“Welcome! Everybody’s welcome here,” says George Nemecek (38). He maneuvers his wheelchair easily around the reception area, while offering his assistance. George works in a classic stone building with a broad, modern ramp at the entrance. The Metropolitan University is set up to cater for all students.
Hidden away, shamed and discriminated against. Physically disabled people in the Czech Republic were neglected under communism, excluded from both society and the working life. Today, Czech society is moving slowly in the right direction, with the help from the university in Prague.
School without barriers
“We are a school without barriers. 40 years of communism put a brake on development in the Czech Republic and suppressed the role physically disabled people played in society. We are the first university in the country to have studies specifically for physically disabled students,” says Lubos Janak, project leader for `Physically disabled people in the workplace´, a project supported by EEA and Norway Grants.
George has always dreamt of being able to study.
“I thought it was impossible because I have difficulty reading and writing, and I use a wheelchair. But Metropolitan has adapted everything,” says George.
Through the funded project, University of Prague has arranged workshops and conferences in collaboration with Norway’s University of Science and Technology (NTNU). Both universities have extensive experience with the inclusion of disabled students, at campus and in the labour market.
“NTNU has inspired us. They have similar experiences of encouraging employers to recruit disabled employees, and we’ve had good academic discussions about which approaches work best,” says Lubos.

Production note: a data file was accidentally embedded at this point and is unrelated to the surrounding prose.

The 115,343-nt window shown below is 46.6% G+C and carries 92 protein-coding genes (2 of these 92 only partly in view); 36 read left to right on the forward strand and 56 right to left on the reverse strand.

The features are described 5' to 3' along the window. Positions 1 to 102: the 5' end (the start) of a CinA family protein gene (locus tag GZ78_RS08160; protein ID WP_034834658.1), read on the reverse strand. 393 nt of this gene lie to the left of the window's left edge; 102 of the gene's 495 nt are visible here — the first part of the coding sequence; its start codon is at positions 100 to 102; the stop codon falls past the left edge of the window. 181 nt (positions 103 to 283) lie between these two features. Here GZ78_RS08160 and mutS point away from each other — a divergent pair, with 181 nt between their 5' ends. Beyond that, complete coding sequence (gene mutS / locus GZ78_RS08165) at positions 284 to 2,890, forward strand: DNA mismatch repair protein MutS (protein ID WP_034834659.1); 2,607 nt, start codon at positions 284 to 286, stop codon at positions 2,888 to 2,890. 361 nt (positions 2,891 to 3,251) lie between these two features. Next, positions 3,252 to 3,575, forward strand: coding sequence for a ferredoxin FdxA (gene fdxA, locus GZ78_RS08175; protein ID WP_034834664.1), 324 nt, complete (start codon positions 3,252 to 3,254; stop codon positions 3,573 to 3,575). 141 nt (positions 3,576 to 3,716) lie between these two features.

“Our point is that nobody benefits if a large group of qualified employees is left outside the labor market. By highlighting the problem and contacting Czech employers directly, we see the market opening up more and more,” says Lubos.
Today, 80 physically disabled students receive free education from the Metropolitan University. It is one of the few universities in the Czech Republic that is universally accessible.
At the Norwegian university, NTNU, project partner Reidar Angell Hansen has contributed to a study on disabled students and their transition to work.
"Through the survey, we found that 50% of the students were concerned about finding a job. 20% of the students assumed they would only get a part time job after finishing their exams," says Reidar Angell Hansen, Senior Adviser at the Student Services Division at NTNU.
First student on wheels
Petra Fiederova (49) was the Metropolitan University’s first disabled student. She led the way for many, but her journey hasn’t been easy.
“I suffered meningitis as a child and ended up in a wheelchair, which has created many challenges. In the Czech Republic, there are physical barriers everywhere; on the bus, on the metro, and in the shops. Very few buildings and workplaces have lifts or ramps,” says Petra.
After completing her Masters in Economics at the Metropolitan University, she has been working as a receptionist and coordinator for seven years.
30 minutes to read a page
Petra has been an inspiration for many people; for George Nemecek she was a crucial role model.
“Petra inspired me, she encouraged me to study although I didn't believe it would be possible. Today I have a Master in International Relations, and I’ve completed an exchange program,” he says.
George has cerebral palsy and suffers from reaction and coordination problems. It takes him 30 minutes to read a page, and it’s impossible for him to write by hand.
“They have to understand the potential”
Even with good marks and a Masters degree, disabled students have difficulty finding work.
“Getting employers on board is the key to integration. We’ve invited people to courses and conferences where we talk about the challenges and potential involved in employing our students; often all that’s needed is another ramp,” says Lubos.
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